If he knew all her secrets, she had to know his.
She had to see what was in the master bedroom.
Luna waited until they had been gone for at least 15 minutes. She just stared at the digital clock, watching the red lines transform from one number to another.
Then she got up, listened to the house. Total silence. She double-checked the locks, went into each room and turned on the lights, left all the lights on, opened all the doors, peeked into the garage; yes, it was empty, it was just her, for an hour at least.
Luna turned back to take in the house, bathed in the harsh tungsten light coming from every room. Luna had never seen it lit up like this. It seemed more alive. She hesitated, unsure if she should turn off the lights again. It was almost too much light, disquieting, like a bad dream—
No. Leave them on. Why does Willy always want the lights off?
More deliberately now, Luna went into each room downstairs, starting with her bedroom. She took off all the covers from the mattresses and sifted through the small piles of books and toys in boxes. Nothing here, just small pangs of memories with every object she touched. My dad used to read that to me. My brother and I used to play that together. We used to love watching that movie but there’s no VHS player here. I used to write in that diary until…
She stopped at the little pink diary, wondering if she should open it again. The threat flashed across her mind again, “KEEP OUT, YOU HAVE NO SECRETS,” and she dropped it as if it had bitten her.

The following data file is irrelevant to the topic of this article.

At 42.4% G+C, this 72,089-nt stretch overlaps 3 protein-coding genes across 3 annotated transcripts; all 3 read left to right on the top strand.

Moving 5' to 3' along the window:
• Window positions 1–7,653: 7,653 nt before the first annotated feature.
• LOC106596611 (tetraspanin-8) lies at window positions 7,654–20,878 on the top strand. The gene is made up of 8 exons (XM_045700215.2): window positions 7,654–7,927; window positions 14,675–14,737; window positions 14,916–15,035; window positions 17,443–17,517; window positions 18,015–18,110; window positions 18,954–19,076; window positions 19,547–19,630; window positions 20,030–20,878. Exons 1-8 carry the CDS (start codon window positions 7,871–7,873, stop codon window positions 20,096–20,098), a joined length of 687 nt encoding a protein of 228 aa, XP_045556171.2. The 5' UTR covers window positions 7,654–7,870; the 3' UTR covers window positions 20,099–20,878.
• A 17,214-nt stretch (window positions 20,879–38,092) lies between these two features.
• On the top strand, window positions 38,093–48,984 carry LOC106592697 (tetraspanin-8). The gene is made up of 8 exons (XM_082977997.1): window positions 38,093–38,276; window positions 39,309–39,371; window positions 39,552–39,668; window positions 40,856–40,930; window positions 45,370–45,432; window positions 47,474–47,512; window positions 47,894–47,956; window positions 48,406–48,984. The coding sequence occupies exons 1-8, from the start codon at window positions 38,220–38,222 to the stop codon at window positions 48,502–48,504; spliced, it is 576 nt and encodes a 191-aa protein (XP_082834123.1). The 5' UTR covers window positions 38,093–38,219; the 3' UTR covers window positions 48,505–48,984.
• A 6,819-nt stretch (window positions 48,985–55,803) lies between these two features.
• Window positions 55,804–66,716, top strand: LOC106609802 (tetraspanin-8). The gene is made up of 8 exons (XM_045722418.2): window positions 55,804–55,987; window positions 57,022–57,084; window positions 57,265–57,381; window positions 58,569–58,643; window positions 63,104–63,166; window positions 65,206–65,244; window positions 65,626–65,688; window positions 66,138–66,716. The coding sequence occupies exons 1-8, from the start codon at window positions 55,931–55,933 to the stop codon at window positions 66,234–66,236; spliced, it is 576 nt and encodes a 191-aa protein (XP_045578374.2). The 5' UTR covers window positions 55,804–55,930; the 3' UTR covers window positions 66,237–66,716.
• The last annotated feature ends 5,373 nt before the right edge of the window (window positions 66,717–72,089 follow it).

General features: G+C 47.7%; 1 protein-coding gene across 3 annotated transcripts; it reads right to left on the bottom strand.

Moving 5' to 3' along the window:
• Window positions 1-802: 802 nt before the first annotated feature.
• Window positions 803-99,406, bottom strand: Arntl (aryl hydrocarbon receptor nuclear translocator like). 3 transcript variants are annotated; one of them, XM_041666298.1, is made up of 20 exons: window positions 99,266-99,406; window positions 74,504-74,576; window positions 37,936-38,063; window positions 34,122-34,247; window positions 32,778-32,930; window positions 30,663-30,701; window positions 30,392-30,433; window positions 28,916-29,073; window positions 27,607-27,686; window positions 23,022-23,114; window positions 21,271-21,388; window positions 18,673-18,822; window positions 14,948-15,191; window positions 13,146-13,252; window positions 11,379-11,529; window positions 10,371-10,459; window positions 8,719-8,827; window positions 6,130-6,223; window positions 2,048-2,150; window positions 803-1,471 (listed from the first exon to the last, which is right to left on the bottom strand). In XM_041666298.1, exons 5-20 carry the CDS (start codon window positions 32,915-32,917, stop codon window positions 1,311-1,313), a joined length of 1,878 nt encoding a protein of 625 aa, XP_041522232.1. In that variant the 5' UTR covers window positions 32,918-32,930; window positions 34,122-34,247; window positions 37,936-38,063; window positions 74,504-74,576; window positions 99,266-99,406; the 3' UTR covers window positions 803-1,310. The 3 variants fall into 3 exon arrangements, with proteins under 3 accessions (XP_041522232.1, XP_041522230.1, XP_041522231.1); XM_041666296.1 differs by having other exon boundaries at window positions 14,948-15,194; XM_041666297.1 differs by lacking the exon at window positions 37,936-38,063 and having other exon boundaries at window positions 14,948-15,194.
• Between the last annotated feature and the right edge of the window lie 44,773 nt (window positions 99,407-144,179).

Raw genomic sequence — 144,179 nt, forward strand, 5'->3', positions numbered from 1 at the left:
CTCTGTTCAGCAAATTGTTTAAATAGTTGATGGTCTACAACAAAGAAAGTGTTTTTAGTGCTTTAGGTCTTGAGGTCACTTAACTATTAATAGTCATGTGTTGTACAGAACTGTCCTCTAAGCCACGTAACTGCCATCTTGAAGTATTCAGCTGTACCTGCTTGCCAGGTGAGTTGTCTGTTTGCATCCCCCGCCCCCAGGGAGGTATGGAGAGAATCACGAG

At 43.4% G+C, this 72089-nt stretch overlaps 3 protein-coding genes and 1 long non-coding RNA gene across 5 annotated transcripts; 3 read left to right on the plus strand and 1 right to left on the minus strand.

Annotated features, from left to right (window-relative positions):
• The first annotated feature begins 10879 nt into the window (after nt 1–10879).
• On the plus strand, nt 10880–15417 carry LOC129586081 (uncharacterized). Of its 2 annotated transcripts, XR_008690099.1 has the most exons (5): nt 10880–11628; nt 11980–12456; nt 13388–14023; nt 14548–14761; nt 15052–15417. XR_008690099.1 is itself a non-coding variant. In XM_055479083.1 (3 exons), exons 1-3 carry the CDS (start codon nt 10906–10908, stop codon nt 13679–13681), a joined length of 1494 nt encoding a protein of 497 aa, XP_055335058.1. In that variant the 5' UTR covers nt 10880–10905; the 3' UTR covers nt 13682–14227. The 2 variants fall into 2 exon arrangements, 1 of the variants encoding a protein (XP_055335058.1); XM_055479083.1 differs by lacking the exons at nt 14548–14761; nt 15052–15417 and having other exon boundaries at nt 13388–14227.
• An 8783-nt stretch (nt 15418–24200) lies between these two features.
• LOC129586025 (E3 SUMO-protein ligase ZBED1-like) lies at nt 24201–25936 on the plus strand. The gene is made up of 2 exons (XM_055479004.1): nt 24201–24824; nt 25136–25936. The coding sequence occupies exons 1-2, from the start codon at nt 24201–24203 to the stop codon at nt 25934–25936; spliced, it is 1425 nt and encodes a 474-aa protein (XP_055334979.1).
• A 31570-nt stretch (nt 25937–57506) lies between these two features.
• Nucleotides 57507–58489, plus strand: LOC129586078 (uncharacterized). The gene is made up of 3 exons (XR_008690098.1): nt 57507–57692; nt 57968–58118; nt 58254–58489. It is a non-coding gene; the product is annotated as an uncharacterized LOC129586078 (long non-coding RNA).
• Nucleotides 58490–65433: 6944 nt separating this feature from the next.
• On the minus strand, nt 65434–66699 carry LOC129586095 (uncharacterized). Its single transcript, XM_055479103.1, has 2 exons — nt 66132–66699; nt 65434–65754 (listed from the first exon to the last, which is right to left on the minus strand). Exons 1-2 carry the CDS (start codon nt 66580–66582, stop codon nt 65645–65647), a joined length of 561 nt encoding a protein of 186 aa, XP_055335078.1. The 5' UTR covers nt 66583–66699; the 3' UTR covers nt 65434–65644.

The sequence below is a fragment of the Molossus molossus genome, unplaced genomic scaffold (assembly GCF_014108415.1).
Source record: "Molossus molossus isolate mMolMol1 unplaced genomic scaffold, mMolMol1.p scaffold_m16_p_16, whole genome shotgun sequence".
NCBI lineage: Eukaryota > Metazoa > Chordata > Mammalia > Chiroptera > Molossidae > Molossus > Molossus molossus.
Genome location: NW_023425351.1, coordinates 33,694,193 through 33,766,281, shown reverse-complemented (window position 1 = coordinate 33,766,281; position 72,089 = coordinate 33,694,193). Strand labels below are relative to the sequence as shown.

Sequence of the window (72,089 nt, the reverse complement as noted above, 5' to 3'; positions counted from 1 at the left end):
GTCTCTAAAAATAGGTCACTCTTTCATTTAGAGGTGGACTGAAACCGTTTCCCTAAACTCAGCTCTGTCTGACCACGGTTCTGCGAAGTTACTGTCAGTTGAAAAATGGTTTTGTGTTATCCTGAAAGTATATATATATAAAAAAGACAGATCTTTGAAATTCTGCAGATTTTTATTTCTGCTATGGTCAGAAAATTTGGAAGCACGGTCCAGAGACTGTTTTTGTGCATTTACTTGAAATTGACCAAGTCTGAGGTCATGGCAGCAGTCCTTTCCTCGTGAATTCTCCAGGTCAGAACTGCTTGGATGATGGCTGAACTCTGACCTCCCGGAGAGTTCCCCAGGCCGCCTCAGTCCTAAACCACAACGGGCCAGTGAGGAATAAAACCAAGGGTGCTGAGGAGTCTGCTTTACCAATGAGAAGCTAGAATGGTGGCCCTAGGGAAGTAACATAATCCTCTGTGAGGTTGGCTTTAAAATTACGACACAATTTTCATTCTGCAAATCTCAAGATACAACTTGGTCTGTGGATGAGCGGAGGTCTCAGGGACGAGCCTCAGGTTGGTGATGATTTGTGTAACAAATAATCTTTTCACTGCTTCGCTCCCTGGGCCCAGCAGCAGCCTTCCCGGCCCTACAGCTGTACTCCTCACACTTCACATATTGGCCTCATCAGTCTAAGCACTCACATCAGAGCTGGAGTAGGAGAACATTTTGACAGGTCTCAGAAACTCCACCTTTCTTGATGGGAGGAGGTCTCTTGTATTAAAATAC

She glanced at the model planes. She picked each one up, more roughly than before, shaking them, listening. Nothing.
Next room—bathroom—she opened every drawer.
She stood in the middle of the spotless kitchen. She knew every inch of this kitchen by now. It was her task to clean it. She had scrubbed the floors, the fridge, the sink, dusted the pantry. Pointless, she thought. It can never be clean enough.
She knew there was one place she had to look. She was just biding time.
She went to the bottom of the stairs, the ones that went straight up to the bedroom.
The bedroom had a sign: “KEEP OUT.” Thick letters, written in Sharpie on an old envelope.
It reminded her of the message in her diary.
Luna scowled. Willy! He was snooping and he found my diary. The only thing rotten about this house is him. And he’s got secrets, bad secrets…